Now, all the barriers have been removed. The prime minister will have to decide whether he is sticking to the vision he presented eight years ago in his Bar-Ilan speech, or adopting Bennett’s plan for the annexation of Judea and Samaria, which means, as President Reuven Rivlin said last week, granting citizenship to all Arab residents of Judea and Samaria.

Netanyahu is a much more intelligent, experienced and sensible than Trump. He knows how the world will respond if he decides to implement what the American president is allowing him to implement. After all, he was the one who needed the barriers placed by the previous administration, even more than Obama wanted to place those barriers. It was his excuse for the freeze, for the inaction.

What will he say now to all those who want to build, annex, keep controlling the Palestinians? Trump singlehandedly pulled the rug of excuses from under Netanyahu’s feet.

Israel has no greater friend than Trump, Netanyahu said at the press conference in an exaggeration which matches this era so much. That remains to be seen.

Before his trip to the US, Netanyahu was petrified. He realized that, in a certain sense, his situation is worse than it was in the Obama era, because then he knew exactly what to expect. There was a reason why he tried to lower expectations among his ministers, those who demanded that he seize the historical opportunity. It’s no coincidence that his comments at the cabinet meeting, that Trump must not be confronted because of his character and complexity, were leaked.

I suggest that we remember that even during these euphoric days. Even if the visit was successful, it’s all in the short run. Trump is a total mystery, an unpredictable person, and there is no way of knowing what his stance will be tomorrow. The weeks that have passed since he entered the White House have only confirmed all the fears, that the man arrived completely unprepared.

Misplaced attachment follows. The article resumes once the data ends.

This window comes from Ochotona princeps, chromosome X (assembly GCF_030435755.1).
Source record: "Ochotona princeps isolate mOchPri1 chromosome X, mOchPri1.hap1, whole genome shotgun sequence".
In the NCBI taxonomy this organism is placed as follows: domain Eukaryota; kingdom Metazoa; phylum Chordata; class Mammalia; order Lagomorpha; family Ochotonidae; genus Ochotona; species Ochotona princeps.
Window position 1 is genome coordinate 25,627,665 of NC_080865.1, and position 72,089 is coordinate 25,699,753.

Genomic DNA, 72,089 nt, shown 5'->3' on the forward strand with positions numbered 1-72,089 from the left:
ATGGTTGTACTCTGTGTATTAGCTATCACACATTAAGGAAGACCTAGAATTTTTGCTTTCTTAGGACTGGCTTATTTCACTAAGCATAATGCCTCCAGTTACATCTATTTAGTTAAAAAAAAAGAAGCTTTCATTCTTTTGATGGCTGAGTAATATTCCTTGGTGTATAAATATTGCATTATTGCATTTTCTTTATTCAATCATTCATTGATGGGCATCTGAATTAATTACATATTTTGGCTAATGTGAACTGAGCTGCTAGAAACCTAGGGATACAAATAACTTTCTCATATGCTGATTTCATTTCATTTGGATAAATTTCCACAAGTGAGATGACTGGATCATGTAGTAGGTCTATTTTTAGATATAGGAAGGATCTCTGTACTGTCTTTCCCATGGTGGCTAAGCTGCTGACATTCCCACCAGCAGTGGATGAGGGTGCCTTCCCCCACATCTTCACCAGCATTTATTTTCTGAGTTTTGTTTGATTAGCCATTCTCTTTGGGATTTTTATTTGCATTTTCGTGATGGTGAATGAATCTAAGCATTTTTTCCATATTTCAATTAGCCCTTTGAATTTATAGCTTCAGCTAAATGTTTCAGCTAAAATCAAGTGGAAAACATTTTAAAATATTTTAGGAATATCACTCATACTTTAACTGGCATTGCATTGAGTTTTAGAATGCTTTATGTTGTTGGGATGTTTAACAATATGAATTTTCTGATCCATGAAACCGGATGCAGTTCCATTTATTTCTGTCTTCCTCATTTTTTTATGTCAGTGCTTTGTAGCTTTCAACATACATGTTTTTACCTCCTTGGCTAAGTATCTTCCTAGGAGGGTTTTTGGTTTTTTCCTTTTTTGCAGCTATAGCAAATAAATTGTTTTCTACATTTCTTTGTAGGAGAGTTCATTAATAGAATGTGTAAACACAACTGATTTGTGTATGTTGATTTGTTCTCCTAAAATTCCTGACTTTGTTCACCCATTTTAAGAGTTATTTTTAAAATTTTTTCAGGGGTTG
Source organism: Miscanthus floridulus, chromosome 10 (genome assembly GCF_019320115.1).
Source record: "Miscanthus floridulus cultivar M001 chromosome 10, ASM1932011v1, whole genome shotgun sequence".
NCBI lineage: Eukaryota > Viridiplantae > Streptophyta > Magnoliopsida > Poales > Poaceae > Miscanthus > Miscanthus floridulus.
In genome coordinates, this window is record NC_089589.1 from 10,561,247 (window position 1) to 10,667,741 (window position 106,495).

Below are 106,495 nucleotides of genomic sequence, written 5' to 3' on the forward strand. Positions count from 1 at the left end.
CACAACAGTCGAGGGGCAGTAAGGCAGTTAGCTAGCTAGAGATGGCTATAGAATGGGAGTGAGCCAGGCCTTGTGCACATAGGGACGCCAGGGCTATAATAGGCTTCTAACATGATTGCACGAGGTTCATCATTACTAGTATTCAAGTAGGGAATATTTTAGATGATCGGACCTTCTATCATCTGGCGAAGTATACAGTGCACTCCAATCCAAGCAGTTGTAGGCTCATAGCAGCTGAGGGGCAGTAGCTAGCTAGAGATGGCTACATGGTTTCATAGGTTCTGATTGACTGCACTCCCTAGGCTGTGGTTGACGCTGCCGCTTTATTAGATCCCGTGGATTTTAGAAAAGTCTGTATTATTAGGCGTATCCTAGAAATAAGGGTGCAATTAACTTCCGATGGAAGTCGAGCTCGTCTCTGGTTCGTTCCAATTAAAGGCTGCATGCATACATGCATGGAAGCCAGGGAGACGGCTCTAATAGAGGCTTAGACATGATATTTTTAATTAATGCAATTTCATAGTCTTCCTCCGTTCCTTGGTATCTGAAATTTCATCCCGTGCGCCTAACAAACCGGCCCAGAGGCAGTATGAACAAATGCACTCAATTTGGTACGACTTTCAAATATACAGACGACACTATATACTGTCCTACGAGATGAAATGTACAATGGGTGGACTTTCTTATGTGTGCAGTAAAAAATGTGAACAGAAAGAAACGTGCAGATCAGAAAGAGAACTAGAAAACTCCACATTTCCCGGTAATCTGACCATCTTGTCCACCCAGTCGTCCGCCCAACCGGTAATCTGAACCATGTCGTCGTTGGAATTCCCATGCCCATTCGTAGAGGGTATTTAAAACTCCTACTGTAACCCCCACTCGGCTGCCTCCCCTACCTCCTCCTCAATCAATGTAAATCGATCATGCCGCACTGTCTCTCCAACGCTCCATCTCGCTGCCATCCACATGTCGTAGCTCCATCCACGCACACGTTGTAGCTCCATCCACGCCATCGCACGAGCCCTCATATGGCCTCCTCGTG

It’s unclear what Netanyahu feared the most—that Trump would return to the traditional stances of the American administration, two states and the 1967 borders with land swaps, or that he would say what he actually said at the White House press conference, that he was giving him a free hand.

He already did Netanyahu a disservice when he promised to move the US embassy from Tel Aviv to Jerusalem. Who even wants that? Who needs the commotion that such a move would create—European Union sanctions, all hell breaking loose in the Arab world, an intifada?

Netanyahu is now in a situation of “damned if I do and damned if I don’t.” Any choice he makes could be problematic. The American reception was a dream that even he didn’t dream of. Sara turning into a princess, a pumpkin turning into a carriage, magical hours of slow dancing in a golden palace. There is no champagne in the world which could provide that same feeling of intoxication, the euphoria the Netanyahus experienced at the Trumps’ new home.

In the report Trump received about the investigations against Netanyahu, there was likely a special chapter about Mrs. Netanyahu. Trump studied it well. This chauvinist, who is infamous for his treatment of, and behavior towards, women doesn’t even treat his own wife with the nobility he showed our Sara.

But real life is not at the Blair House in Washington, crowding alongside the aggressive Trump and the beautiful Melania. Real life is here. And here, he has the right-wing camp to contend with, and it will demand that he seizes the opportunity he was given in full. And he also has the investigations, and the Likud ministers preparing for a change of government.

Netanyahu will discover that it’s all in his hands. Trump won’t lift a finger. He won’t push for a solution and won’t force Israel to reach an agreement. He has enough urgent matters on the agenda.

What Netanyahu will have to do is the exact thing he doesn’t know how to do: Decide.